Hepatitis: Dr Hilary Jones outlines the main symptoms
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In children who have presented with hepatitis, “symptoms often start with vomiting and diarrhoea”, said Dr Hilary. This then leads to jaundice and liver damage. While 114 cases are currently under investigation, the sudden spike in hepatitis is believed to be the result of an adenovirus. Dr Hilary explained that while we see this type of virus “quite often”, it could be a new variant.
“Although no genomic sequencing confirms that,” the doctor said live on ITV’s Good Morning Britain.
Adenovirus typically causes respiratory symptoms, such as those seen in coughs and colds, in addition to gastroenteritis.
Dr Hilary also theorised that the surge in viral hepatitis “could be because of kids being away from schools” during the lockdowns.
As such, children were not exposed to the virus when younger, meaning they do not have enhanced immunity against the infection.
“Any sort of jaundice, itchy skin, dark urine, extreme fatigue should [be] reported to a GP immediately,” said Dr Hilary.
Children who are presenting with such symptoms should get “further help” from a medical professional.
If this means demanding to see the doctor face-to-face, then “absolutely” do so, encourages Dr Hilary.
The NHS listed symptoms of hepatitis:
- Muscle and joint pain
- A high temperature
- Feeling unusually tired all the time
- A general sense of feeling unwell
- Loss of appetite
- Tummy pain
- Pale, grey-coloured poo
- Yellowing of the eyes and skin (jaundice).
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The UK Health Security Agency (UKHSA) said: “The cases are predominantly in children under five years old.”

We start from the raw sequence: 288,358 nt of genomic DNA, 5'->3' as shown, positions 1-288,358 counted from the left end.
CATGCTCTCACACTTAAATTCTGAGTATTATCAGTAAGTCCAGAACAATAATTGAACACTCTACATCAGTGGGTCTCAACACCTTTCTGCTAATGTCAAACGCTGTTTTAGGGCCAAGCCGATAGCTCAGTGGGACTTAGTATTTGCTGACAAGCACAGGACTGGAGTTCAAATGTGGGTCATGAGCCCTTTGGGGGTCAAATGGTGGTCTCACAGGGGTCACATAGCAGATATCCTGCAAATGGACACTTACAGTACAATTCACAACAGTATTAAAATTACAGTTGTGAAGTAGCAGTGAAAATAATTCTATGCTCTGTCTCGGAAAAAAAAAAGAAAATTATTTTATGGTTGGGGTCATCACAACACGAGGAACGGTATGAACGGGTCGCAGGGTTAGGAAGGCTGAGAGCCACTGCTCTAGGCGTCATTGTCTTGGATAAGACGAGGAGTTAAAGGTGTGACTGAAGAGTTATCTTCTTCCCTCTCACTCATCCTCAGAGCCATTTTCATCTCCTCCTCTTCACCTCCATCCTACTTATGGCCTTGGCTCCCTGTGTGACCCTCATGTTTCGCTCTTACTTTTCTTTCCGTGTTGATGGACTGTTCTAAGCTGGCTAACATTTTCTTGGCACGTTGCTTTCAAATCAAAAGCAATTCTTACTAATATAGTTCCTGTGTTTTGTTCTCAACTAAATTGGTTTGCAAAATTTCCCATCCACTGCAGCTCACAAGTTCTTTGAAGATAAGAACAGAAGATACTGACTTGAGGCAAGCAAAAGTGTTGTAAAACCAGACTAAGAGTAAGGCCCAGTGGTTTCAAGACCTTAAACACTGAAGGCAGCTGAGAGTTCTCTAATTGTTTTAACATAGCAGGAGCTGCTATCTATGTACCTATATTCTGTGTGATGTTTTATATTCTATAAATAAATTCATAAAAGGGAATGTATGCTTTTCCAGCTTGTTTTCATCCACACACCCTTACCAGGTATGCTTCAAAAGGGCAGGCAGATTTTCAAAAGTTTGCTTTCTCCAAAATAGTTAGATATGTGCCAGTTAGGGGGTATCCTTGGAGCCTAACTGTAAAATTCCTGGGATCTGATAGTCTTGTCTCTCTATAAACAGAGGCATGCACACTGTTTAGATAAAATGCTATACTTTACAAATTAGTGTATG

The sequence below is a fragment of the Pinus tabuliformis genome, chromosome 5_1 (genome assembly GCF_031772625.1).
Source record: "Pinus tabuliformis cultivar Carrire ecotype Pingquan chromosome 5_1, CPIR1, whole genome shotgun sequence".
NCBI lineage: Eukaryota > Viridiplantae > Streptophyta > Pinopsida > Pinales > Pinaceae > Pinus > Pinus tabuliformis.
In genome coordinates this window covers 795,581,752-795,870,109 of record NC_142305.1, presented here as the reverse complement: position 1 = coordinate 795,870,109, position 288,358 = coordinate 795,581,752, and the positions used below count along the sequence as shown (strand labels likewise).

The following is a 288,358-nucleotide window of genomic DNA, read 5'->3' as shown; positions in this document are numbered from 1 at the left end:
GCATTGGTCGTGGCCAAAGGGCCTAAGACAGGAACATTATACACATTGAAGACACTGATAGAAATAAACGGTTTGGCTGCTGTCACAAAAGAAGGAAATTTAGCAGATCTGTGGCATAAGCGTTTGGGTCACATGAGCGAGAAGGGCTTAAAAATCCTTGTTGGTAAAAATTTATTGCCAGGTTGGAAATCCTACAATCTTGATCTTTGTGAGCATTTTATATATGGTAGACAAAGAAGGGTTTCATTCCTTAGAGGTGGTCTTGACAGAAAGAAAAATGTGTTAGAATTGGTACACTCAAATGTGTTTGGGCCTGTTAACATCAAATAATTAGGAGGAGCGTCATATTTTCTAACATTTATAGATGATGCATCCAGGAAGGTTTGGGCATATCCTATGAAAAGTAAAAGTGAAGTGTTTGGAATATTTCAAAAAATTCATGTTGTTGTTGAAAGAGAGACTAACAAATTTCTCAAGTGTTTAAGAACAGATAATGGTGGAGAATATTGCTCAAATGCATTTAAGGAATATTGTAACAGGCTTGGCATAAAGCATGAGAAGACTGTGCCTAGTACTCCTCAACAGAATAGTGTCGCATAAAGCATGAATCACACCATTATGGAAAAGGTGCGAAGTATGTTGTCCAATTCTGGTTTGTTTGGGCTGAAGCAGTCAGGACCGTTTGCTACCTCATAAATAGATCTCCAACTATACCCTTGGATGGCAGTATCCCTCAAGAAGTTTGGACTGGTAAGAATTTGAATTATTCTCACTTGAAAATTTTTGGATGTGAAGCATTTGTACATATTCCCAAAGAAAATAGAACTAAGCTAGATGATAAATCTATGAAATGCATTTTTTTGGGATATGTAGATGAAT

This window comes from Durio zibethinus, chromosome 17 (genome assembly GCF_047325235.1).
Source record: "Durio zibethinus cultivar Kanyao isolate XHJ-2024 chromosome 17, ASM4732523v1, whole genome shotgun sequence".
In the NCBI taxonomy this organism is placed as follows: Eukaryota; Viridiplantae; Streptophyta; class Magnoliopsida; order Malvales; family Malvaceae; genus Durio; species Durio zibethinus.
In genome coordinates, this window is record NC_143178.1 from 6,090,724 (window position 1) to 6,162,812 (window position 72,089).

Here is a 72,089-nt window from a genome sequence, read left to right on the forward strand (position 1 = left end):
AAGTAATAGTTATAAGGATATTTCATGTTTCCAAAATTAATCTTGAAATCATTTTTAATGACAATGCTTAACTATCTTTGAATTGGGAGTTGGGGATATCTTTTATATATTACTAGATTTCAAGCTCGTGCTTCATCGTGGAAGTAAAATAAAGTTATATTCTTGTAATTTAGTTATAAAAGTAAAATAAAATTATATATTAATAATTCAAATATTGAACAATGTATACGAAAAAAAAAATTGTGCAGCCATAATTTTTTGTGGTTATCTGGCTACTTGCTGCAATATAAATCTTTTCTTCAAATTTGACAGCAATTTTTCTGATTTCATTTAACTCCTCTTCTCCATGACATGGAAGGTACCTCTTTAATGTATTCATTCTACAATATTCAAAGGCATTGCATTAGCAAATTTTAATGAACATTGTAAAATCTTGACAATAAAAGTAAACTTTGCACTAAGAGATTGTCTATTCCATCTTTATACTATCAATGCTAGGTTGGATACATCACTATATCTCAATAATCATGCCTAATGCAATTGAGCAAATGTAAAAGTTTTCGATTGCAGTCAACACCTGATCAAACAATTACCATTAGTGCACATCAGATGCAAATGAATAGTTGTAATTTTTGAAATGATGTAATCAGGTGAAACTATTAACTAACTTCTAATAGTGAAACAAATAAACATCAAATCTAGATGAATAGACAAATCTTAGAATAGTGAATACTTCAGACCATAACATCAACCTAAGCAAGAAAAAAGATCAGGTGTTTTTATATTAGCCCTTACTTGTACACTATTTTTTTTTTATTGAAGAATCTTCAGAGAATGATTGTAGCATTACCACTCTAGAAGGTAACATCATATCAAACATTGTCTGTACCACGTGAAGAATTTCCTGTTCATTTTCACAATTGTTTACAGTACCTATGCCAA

Children presented with initial symptoms of gastroenteritis (diarrhoea and nausea) followed by the onset of jaundice.
The UKHSA noted: “The usual viruses that cause infectious hepatitis (hepatitis A to E) have not been detected.”
Ten children, so far, have received a liver transplant due to the infection.
While work is underway to pinpoint the exact cause, one avenue can be ruled out.
“There is no link to the coronavirus vaccine,” the UKHSA noted, as all the infected children had not been vaccinated.
Routine NHS and laboratory data show that common viruses circulating in children are currently higher than in previous years.
Dr Meera Chand, Director of Clinical and Emerging Infections at UKHSA, commented on the situation.
“Information gathered through our investigations increasingly suggests that this rise in sudden onset hepatitis in children is linked to adenovirus infection,” she said.
“However, we are thoroughly investigating other potential causes.”
To help curb the spread of the virus, normal hygiene measures should be adhered to.
Precautions include thorough hand washing and not socialising when feeling sick.
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